Linux Commands

How To Use MKFS for EXT4

Linux contains various types of filesystems, including EXT2, EXT3, and EXT4. You can manually build the file systems on the current device through the mkfs command. However, many beginners don’t know about this command and get errors while creating the file system.

So, if you also want to create a filesystem like EXT4 using the mkfs command, this tutorial is for you. This tutorial will provide brief information on the methods to use the MKFS for EXT4.

Table of contents

1. How To Use MKFS for EXT4
2. Example of mkfs.EXT4

How To Use MKFS for EXT4

Let’s start with the basic syntax you can use for the following mkfs command:

mkfs [-V] [-t fstype] [fs-options] filesys_name [blocks]

In the previous syntax, filesys_name indicates the device’s name or the file that should contain the filesystem. Execution of mkfs returns either 0 or 1. 0 indicates success, and 1 indicates failure.

In general, mkfs is also considered a front-end to build the various file systems on Linux. Here are the options you can try in the mkfs command:

  • -V: gives verbose output, useful in testing
  • -t fstype: specifies the type of the output file system
  • fs-options: following options are under this option
  • -c: checks the bad blocks in the device before building the filesystem
  • -l file_name: returns the list of bad blocks from the given file

The mke2fs command creates the ext2, ext3, or ext4 filesystems in a disk partition. A syntax for using the command is provided below:

mke2fs <options> </dev/device>

mke2fs -O journal_dev [ -b size_of_block] [ -L label_of_volume ] [ -n ] [ -q ] [ -v ] external_journal [ total_blocks ]

Let’s see the meaning of the parameters and options used with the mke2fs command:

  • device: unique file associated with the device
  • block_count: number of blocks on the device
  • -b block_size: This option returns the size of blocks in bytes. Some valid block sizes are 1024, 2048, and 4096 bytes per block
  • -c: This option checks the bad blocks in the device before creating the new filesystem
  • -E extended_options: Extended filesystem options can be set using this option. The following are some extended options:
  • stride=stride_size: Filesystems are configured for a RAID array using stride-size filesystem blocks. The block allocator uses this chunk size
  • stripe-width=stripe_width: Filesystems are configured for a RAID array using stride_width filesystem blocks per stripe. The block allocator can prevent the read-write modification of the parity in a RAID stripe
  • resize=max_online_resize: Sufficient space is reserved for the block group descriptor table to grow and support a filesystem with a max_online_resize block
  • test_fs: The flag is set in the filesystem superblock. It shows that the filesystem’s superblock can be mounted on experimental kernel code. For example, ext4dev filesystems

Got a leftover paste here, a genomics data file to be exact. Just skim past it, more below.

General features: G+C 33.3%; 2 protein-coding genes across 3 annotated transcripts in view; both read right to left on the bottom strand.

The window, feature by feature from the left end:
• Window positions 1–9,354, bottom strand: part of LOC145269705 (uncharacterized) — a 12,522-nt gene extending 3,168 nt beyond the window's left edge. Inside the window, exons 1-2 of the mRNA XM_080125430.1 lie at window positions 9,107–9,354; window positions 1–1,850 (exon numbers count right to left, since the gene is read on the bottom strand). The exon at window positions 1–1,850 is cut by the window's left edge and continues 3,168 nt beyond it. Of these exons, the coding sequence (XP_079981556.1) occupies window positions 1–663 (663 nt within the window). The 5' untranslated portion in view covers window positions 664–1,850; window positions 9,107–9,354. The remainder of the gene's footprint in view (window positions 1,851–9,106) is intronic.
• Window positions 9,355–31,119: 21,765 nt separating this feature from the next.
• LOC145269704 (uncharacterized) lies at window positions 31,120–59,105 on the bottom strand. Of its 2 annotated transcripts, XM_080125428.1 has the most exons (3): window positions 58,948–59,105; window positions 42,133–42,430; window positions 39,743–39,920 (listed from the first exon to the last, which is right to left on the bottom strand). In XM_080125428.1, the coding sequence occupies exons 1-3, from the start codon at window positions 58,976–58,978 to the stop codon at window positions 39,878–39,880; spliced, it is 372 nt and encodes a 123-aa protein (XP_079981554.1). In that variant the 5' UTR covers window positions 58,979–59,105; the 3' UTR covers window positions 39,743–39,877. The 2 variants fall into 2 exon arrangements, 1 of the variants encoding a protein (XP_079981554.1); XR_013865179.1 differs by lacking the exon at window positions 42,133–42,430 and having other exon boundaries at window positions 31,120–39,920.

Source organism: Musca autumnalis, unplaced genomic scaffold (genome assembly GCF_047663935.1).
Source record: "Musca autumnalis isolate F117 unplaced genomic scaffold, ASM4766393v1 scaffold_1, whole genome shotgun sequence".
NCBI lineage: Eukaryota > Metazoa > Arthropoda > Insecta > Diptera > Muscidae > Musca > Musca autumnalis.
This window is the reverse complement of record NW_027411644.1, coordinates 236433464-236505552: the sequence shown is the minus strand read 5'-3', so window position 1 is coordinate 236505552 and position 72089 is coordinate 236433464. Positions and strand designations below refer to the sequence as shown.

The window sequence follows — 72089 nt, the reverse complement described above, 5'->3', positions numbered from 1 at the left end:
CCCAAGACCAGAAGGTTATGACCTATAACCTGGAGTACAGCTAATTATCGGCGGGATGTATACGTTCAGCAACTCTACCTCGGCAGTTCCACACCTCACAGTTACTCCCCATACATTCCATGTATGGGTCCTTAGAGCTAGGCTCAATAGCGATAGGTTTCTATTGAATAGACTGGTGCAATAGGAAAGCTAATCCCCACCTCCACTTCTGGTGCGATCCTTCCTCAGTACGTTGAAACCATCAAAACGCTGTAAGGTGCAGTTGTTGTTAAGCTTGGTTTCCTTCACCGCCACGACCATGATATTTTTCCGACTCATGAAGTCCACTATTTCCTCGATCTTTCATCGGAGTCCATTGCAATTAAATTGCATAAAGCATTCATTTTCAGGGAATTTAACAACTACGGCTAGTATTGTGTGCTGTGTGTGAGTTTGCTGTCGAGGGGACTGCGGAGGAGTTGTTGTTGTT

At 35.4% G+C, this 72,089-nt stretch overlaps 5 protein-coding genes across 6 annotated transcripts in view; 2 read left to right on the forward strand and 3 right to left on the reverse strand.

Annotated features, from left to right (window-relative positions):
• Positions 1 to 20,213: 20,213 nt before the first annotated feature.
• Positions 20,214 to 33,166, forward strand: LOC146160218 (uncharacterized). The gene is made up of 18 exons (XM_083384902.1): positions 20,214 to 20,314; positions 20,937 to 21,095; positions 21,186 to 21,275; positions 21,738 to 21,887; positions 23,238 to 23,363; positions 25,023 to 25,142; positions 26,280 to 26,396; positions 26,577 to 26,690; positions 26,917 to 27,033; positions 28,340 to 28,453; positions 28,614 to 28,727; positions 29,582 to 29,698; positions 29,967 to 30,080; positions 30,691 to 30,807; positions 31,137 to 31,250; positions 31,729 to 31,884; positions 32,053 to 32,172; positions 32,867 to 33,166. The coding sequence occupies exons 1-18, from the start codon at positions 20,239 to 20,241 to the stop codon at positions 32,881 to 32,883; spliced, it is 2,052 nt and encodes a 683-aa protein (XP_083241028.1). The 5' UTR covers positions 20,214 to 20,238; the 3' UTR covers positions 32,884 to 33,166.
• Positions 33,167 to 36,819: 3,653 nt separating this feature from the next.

• discard: At mkfs time, blocks are discarded, zeros the data, and mark not_yet_zeroed inode tables as zeroed. Speeds up the filesystem
  • nodiscard: No attempt of discard is made at mkfs time
  • -f fragment-size: The size of fragments in bytes is specified
  • -F: If the specified device is not a partition on a special block device, also mke2fs is forced to create a filesystem. If the specified file system is in use or mounted on a device, then also mke2fs is forced to create a filesystem
  • -g blocks-per-group: Mentions the number of blocks in the block group
  • -G number-of-groups: Mentions the number of block groups
  • -i bytes-per-inode: Mentions the ratio of the bytes/inode
  • -I inode-size: Mentions each inode’s size in bytes
  • -K: Will not attempt to discard the blocks at mkfs time
  • -l filename: Used to read the list of bad blocks from the given file
  • -m percentage_of_reserved_blocks: Mentions the percentage of the block of the filesystem to be reserved for the super user
  • -M last-mounted-directory: The last-mounted directory is set for the filesystem
  • -n: It does not create the filesystem using mke2fs. It only shows what it will do if it is created
  • resize_inode: Used to increase the size of the block group descriptor table in the future
  • -q: Used to quit the execution
  • -U UUID: The filesystem with the given UUID is created

Example of mkfs.EXT4

You can format the partition with the EXT4 filesystem through the mkfs.ext4 and /dev/device:

sudo mkfs.ext4 </dev/device>

Now, please check the partition for the bad block before performing the format process:

sudo mkfs.ext4 -c </dev/device>

You can now quietly create the EXT4 partitions on the </dev/device>

sudo mkfs.ext4 -q </dev/device>

Finally, create the EXT4 labeled rootfs on the existing partition and check the bad blocks with full verbose output:

sudo mkfs.etx4 -L rootfs -cv </dev/device>


In this tutorial, we have explained the methods briefly to use mkfs.EXT4. You can use this approach to create the filesystem on the device. Moreover, we discussed the mkfs command, mkfs for the ext4 filesystem, and options used with the mke2fs command.

About the author

Prateek Jangid

A passionate Linux user for personal and professional reasons, always exploring what is new in the world of Linux and sharing with my readers.